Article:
The lively expression of this double-sided marble sculpture exemplifies the daring and original technique of Danila Vassilieff, a refugee from the Soviet Union. Stenka Razin was the peasant rebel and ataman (leader) of the Don Cossacks, celebrated in song and legend, with whom Vassilieff sometimes identified.
Vassilieff tackled the local limestone directly, responding to its metamorphic character with a variety of individual and asymmetrical features. Razin’s bulbous winking eye corresponds with a grey coral discovered during the creative process, his open mouth is formed by a second happy ‘accident’, his warlike broken nose doubles as the intersection of two planes while a double row of tooled serrations shapes his barbed beard. By carving out spaces inside the form, in particular by undercutting the clasped arms, Vassilieff defies gravity in a kind of cut and thrust with the hard marble.
Vassilieff’s approach to carving stone grew out of his experience of building his own extraordinary house at Warrandyte. However, whereas in his building he left the stone rough, in Stenka Razin (and about 30 other major carvings from 1947–54) he polished the surfaces smooth to reveal the life within the stone. Through this process, including the transparency and reflection he thus achieved, he invites our sense of touch.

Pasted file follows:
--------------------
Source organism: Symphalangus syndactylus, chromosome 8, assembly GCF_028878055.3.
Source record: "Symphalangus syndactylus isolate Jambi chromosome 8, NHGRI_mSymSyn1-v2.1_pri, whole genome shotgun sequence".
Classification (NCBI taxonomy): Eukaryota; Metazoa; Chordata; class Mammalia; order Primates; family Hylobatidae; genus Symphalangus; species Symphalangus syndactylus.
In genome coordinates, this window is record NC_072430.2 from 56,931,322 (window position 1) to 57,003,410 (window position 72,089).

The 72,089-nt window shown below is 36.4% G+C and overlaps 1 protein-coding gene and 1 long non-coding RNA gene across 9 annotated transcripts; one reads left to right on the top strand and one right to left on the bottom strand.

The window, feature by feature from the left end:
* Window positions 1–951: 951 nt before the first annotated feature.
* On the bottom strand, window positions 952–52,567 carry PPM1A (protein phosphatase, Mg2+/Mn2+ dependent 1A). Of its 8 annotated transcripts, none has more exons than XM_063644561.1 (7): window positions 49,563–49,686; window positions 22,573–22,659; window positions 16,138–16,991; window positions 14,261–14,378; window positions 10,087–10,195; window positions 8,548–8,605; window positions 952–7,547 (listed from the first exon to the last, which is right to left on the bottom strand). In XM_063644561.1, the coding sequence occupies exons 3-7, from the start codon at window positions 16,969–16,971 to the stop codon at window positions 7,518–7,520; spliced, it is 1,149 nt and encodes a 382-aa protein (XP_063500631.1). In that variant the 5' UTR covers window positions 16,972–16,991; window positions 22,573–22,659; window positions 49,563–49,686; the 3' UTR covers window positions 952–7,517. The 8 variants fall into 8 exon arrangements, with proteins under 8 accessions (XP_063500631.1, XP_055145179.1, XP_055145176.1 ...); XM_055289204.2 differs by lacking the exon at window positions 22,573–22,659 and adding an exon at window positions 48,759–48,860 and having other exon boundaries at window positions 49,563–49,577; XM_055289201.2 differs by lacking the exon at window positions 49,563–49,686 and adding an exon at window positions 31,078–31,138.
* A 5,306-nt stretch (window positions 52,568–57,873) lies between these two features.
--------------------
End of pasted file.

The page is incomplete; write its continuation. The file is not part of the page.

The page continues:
The individual expression of Vassilieff’s art, especially of his paintings, encouraged the original visions of his younger contemporaries – Arthur Boyd, Charles Blackman, Joy Hester, Sidney Nolan, John Perceval and Albert Tucker.
Felicity St John Moore
Text © National Gallery of Australia, Canberra 2010
From: Anne Gray (ed), Australian art in the National Gallery of Australia, National Gallery of Australia, Canberra, 2002